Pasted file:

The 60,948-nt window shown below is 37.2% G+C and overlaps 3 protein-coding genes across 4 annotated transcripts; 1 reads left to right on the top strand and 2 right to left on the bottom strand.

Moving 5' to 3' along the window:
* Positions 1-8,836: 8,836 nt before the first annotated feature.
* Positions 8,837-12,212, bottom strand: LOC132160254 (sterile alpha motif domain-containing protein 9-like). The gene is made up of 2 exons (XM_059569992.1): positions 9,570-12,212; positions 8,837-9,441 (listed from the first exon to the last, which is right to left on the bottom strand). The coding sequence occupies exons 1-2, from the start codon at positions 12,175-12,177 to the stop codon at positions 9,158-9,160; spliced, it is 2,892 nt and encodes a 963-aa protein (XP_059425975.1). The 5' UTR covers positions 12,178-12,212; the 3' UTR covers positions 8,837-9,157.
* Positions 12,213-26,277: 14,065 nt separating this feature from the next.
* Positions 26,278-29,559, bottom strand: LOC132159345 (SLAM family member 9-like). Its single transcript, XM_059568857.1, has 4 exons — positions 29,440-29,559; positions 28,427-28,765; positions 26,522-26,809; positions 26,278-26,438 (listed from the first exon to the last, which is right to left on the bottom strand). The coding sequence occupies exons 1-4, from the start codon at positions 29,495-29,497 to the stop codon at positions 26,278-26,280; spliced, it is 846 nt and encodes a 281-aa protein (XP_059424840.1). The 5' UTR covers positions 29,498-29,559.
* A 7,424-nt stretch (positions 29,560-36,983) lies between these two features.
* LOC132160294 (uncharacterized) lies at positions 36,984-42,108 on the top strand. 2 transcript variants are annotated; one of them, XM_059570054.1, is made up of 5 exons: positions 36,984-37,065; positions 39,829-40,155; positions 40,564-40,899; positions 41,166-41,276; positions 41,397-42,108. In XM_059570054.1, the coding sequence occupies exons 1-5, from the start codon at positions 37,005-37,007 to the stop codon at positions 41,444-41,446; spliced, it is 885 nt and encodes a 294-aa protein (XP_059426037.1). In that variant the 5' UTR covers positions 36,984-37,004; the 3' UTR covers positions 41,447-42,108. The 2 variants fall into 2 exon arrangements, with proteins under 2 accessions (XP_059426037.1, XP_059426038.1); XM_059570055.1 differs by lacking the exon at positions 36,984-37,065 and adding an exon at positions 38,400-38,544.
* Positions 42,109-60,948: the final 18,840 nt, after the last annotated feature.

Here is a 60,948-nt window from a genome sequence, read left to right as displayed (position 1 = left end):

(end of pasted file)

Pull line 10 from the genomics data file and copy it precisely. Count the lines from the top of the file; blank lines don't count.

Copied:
Here is a 60,948-nt window from a genome sequence, read left to right as displayed (position 1 = left end):